Wednesday, December 15, 2010

Happy Birthday, Dreadnought

As of midnight, Dreadnought is now thirty-two. Roller Derby has been in our life for over three years. Since she was freshmeat, the ladies of the Boston Derby Dames and other New England leagues have assembled at either our home or rented out dancehalls to celebrate the passing of another year of Dread's life.

This year's celebration was held early. Unlike last year, there was no piƱata.

Elmo demanded tickles from the wrong lady.

Yes, Muppet slaughter was the highlight of 2009's party. Dread's battle axe cleaved Elmo, and much of the candy, in twain. Aware that we would have twice the people over as last year, the concept of swinging around Medieval weaponry was terrifying. We opted for another option with the same level of mayhem: Tree House Karaoke!

Hayley Contagious was the first to arrive, and helped me set up the party decorations and to test out the sound system. After "Allentown," "Aces High," and other karaoke staples we were raring to go. Our new apartment is larger than our previous one. However, I quickly discovered many of our friends are much like tigers raised in captivity. Open the cage door and they still cling to smaller environs for security.


On a special Meerkat Manor, BDD and NHRD invade my loft.
The loft in our treehouse is where I get most of my writing done. Typically, I'm the only one up there. However, from the start of the party to the end of the night, it had no fewer than seven people up there at any time. At one point, we had an entire team-load of skaters up there, singing along with Dread and Farmer Geddon to "Jackson." I'd upload the video, but it would melt your face.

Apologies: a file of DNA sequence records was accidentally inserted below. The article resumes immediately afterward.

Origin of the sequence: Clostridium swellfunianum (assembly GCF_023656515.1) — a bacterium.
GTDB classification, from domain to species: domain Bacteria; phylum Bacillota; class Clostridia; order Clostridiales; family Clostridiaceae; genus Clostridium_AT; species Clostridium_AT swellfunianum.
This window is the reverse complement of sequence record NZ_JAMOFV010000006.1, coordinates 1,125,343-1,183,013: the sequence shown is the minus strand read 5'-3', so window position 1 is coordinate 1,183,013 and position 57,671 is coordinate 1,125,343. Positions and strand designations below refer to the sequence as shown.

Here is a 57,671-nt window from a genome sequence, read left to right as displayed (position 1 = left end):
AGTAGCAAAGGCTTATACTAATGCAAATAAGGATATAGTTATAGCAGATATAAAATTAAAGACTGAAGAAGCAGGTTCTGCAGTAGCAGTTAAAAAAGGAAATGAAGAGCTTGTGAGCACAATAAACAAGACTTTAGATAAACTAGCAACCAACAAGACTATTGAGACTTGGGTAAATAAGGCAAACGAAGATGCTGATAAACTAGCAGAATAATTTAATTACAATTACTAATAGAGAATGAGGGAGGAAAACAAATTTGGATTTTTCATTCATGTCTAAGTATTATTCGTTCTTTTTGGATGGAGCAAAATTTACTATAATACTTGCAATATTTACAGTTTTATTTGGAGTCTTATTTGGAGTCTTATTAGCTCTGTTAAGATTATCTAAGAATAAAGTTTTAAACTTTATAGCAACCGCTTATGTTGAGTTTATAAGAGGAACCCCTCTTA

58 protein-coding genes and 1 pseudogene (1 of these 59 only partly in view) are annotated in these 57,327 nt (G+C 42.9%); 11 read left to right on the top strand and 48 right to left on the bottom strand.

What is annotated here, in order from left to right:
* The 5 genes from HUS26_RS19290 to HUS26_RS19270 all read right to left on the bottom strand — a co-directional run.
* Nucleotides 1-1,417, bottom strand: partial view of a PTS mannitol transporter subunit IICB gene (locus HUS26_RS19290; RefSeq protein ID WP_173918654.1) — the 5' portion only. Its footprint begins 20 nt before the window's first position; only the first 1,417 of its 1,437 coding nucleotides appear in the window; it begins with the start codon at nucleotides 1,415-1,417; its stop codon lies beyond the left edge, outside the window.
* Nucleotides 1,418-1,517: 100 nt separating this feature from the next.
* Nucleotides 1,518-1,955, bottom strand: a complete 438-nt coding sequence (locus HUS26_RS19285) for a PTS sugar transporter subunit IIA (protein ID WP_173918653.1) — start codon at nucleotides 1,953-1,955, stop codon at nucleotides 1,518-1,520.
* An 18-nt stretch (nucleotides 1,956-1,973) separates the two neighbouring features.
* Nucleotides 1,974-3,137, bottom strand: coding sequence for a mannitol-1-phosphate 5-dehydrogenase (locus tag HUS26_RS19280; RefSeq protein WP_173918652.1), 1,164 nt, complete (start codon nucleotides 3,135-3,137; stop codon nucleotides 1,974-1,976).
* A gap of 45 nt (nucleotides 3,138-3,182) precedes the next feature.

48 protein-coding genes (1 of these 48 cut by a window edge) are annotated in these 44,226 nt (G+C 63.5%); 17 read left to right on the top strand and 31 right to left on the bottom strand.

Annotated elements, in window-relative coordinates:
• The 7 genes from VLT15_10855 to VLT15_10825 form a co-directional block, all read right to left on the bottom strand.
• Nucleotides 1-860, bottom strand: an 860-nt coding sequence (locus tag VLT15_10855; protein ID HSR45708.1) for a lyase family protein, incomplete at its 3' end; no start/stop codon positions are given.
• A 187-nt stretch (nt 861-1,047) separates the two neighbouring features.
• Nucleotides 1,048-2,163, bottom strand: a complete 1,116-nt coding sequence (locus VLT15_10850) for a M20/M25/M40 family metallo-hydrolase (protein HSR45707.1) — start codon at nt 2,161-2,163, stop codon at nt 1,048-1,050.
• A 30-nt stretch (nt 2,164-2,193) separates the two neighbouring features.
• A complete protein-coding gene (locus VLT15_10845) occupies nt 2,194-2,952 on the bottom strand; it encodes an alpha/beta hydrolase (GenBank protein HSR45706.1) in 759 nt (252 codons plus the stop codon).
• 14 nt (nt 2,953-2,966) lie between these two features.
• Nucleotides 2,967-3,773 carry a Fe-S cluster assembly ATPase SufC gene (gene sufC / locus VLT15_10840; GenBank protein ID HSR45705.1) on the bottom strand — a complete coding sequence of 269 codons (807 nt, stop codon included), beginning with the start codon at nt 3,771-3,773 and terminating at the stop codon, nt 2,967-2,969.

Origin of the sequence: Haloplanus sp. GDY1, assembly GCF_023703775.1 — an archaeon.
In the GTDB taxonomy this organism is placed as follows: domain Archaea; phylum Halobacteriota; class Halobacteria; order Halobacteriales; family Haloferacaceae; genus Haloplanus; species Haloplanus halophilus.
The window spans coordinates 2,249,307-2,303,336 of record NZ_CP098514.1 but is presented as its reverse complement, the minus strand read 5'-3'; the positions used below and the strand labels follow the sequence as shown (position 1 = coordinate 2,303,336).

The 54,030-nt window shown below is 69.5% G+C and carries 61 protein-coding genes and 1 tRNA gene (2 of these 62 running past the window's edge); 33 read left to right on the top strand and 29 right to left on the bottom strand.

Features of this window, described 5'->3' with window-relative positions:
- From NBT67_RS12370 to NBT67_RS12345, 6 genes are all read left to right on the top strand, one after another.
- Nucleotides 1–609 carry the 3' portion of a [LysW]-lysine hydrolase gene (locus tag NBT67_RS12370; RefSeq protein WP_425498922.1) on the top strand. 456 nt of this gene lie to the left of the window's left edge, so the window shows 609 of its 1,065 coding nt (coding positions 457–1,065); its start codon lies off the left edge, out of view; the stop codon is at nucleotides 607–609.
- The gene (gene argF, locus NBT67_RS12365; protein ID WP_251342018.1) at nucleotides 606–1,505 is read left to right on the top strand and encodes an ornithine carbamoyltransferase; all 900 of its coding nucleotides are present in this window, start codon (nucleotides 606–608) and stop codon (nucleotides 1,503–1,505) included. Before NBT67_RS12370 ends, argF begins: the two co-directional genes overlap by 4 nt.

Reverend Al, Chum Chum, Sticky, and our Dear Dr. Pepper Spray kept the jams going. Hayley and Dee kept reminding us they were ear delicious. Not to be upstaged, my erstwhile partner in crime, Johnny Deep,  took the microphone. "All right," he said. "Things are way too upbeat. Time for 50 CCs of melancholy."

Without missing a beat, he launched into "Sailing."

Leave it to Johnny Deep to break out Christopher Cross.
And. It. Was. Amazing.

I hate that song, I hate it. But under the auspices of Dread's birthday, Johnny's dead-on Christopher Cross left the party speechless. The sheer talent and fearlessness on display from all of the members of New England Roller Derby in attendance was staggering.

Chopper and Pep-Pep hold it down.

The Commodores brings out the animal in the Prince.

Goblin is a fine pillow.

A derby's eye view.


As the night wore on, and nearly everyone had a turn to either murder or massage their fellow guests' inner ear canals, Dread was overcome with the love and support of so many people with whom she had shared the track and long car-trips to away games with over her derby career. Those who couldn't make it were missed, but those who answered the call kept the night roaring.

Malicen Thunderland helped me hit the high notes of "Run to the Hills." Moody and Crowbar joined the chorus of folks who sang along to Bender's rendition of "Fairytale in New York," and current Massacre coach, Lil' Paine and I discussed arson and Vlad the Impaler. Good times.

The party was closed down by Dee, Eric, Nick, Hayley, Mike, and the hosts singing until 2:30AM. The next day, my voice was fine. Perhaps that book Lady O gave me is helping after all.

Today, on the actual anniversary of Dreadnought escaping the womb and racing into the world, I feel lucky. She is my light, my best friend, and marrying her is my greatest accomplishment to date. If you think that's sad, it's likely you have a lonely existence and I am laughing at you.

Happy Birthday, darling. I love you.

Adorable card from Jessie's folks.
Pictured here: Fate.